Thursday, April 3, 2008

companies merging

In a tough economy, even seemingly unassailable big names aren't immune from takeovers. Recession can spawn a merger mania, and some very large players may soon find themselves under new management. While we, the consumer, may not notice the difference, there's always the chance that we'll find ourselves contending with new corporate names and logos, for the new era.
Vulnerable: Ford

Potential Buyer: VolkswagenInside
Story: Ford's stock is low, and high gas prices hurt sales of its most-successful products, trucks and SUVs. VW, on the other hand, expects to sell 8 million vehicles this year, and says it can triple US sales in 10 years.
Vulnerable: Wendy's

Potential Buyer: McDonald's or Burger King
Inside Story: Wendy's is doing fine, but that may not be enough in the hugely-competitive fast food market, where rising food prices may dig into its modest profits. Longtime rivals could be in a position to gobble up a struggling Wendy's.
Vulnerable: Sears Holdings

Potential Buyer: Wal-Mart
Inside Story: Sears' 2005 merger with K-Mart was disastrous, promoting falling earnings and squandering cash. If stock falls much more, a buyout by relatively wealthy Wal-Mart (or Target) would consolidate the battle for America's retail dollar.
Vulnerable: Advanced Micro Devices

Potential Buyer: Nvidia
Inside Story: Poor decision-making and bad acquisitions keep AMD trailing its only significant rival in the server/PC computer chip market, Intel. Graphics chip company Nvidia, by acquiring AMD, could become large enough to challenge their own rival, Intel.
Wells Wamu?
Vulnerable: Washington Mutual

Potential Buyer: Wells Fargo
Inside Story: The mortgage crisis has hit financial firm WaMu hard, and the worst may be yet to come. Wells Fargo, unlike most large banks, has holdings that are resistant to the housing downturn, and may come to the rescue.
JP Morgan Citi?
Vulnerable: Citigroup

Potential Buyer: JP Morgan Chase
Inside Story: Some say Citigroup is too big to fail. While outright collapse is unlikely, falling shares may make it vulnerable to being bought-out by a better-managed money center. JP Morgan Chase may well be that buyer.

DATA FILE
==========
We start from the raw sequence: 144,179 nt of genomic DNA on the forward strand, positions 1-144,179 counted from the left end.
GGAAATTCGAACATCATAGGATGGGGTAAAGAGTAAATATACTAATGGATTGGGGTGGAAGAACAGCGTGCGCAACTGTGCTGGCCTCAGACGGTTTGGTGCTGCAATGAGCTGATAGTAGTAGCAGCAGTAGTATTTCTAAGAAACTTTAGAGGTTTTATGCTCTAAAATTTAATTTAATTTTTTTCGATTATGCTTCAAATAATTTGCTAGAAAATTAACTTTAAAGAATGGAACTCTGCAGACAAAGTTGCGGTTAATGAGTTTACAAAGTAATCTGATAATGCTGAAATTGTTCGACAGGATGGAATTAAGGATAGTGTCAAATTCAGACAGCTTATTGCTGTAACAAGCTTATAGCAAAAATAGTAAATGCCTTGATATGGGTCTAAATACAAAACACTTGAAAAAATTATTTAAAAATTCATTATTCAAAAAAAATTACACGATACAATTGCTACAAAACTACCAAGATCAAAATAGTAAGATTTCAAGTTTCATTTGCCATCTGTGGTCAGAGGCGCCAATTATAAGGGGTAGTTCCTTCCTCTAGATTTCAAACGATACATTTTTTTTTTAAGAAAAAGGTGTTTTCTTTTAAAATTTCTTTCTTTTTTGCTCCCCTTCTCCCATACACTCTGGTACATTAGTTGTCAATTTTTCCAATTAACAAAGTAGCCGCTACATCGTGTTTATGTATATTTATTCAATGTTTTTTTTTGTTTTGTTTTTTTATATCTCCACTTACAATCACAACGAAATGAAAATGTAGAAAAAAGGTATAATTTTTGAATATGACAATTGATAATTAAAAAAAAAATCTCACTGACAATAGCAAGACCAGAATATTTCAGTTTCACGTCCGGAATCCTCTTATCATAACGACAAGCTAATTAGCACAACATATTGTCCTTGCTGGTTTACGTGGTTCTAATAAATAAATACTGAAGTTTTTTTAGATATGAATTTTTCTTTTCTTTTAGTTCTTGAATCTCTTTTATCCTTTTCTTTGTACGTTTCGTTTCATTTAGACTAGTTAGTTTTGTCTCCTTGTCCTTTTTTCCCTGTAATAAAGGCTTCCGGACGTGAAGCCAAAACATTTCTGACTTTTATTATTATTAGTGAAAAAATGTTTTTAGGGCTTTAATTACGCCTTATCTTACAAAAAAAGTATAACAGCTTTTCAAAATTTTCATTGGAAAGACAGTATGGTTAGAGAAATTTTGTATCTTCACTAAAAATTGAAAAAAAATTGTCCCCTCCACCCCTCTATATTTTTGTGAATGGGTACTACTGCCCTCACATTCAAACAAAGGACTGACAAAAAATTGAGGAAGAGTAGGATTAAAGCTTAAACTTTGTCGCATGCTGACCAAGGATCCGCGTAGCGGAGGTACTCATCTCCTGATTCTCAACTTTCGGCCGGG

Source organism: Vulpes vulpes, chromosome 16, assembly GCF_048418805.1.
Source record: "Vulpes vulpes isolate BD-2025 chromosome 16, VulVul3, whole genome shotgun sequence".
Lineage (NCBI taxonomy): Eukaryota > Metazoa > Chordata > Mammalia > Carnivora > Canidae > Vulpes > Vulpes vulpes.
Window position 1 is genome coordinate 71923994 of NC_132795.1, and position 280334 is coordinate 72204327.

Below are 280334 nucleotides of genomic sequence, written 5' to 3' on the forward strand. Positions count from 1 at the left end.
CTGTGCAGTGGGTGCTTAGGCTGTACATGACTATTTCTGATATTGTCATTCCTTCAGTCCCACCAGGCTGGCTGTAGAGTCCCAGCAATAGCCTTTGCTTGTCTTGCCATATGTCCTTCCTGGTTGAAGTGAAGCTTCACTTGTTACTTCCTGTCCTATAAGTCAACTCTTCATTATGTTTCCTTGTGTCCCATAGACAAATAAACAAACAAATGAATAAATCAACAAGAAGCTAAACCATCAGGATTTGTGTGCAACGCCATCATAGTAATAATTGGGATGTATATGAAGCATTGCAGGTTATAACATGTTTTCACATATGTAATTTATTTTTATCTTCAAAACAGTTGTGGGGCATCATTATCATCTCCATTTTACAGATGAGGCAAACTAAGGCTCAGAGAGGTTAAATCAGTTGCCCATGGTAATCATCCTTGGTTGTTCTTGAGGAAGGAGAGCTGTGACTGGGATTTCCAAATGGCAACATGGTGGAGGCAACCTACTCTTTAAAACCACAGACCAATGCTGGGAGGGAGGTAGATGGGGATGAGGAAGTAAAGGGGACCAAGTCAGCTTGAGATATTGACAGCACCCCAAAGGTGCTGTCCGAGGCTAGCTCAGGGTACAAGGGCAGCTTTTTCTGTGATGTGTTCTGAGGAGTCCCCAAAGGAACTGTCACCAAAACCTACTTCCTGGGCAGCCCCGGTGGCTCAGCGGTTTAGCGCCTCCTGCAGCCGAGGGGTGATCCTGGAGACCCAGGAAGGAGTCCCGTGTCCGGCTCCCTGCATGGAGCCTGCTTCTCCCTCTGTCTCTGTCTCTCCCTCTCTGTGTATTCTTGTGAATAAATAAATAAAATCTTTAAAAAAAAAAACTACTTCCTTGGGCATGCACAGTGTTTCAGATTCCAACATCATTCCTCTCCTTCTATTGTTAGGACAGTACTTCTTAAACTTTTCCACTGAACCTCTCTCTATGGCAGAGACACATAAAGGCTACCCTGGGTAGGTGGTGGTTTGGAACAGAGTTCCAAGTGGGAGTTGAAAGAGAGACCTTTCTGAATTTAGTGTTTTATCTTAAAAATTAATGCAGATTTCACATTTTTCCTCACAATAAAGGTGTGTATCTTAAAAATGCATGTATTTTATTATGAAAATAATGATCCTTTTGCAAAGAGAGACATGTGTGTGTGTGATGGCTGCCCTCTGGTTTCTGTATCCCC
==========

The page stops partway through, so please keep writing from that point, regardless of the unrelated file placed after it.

Time Warner Charter?
Vulnerable: Charter Communications

Potential Buyer: Time Warner Cable
Inside Story: Plummeting stock and a mountain of debt make Charter a weak player indeed in the telecom and cable sector. Time Warner Cable is in the process of breaking from the parent corporation, and may have the chance to raise purchase capital.
Vulnerable: E*Trade

Potential Buyer: Charles Schwab, Ameritrade
Inside Story: E*Trade's discount brokerage business is healthy, but weighed down by its mortgage-related holdings. A sale to healther companies Schwab or TDAmeritrade could happen if the housing market goes further south.
Vulnerable: Qwest

Potential Buyer: Verizon
Inside Story: Qwest is by far the weakest of the independent phone companies created by the break-up of Ma Bell in 1974, has lost half its stock value in the last year, and has no cellular or internet operation of its own. Verizon has both, and its stock is stable.
Johnson & Boston?
Vulnerable: Boston Scientific

Potential Buyer: Johnson & Johnson
Inside Story: Boston Scientific ruined itself purchasing medical device company Guidant, following a bidding war with Johnson & Johnson. Now they may be forced to sell Guidant back to their rival, or, in a worst-case scenario, be bought out entirely themselves.
Vulnerable: Level 3

Potential Buyer: Akamai
Inside Story: Level 3 has a great broadband network and huge debt. Akamai is profitable and could benefit from a network to promote the content it provides. A merger could be a perfect match for both.

No comments: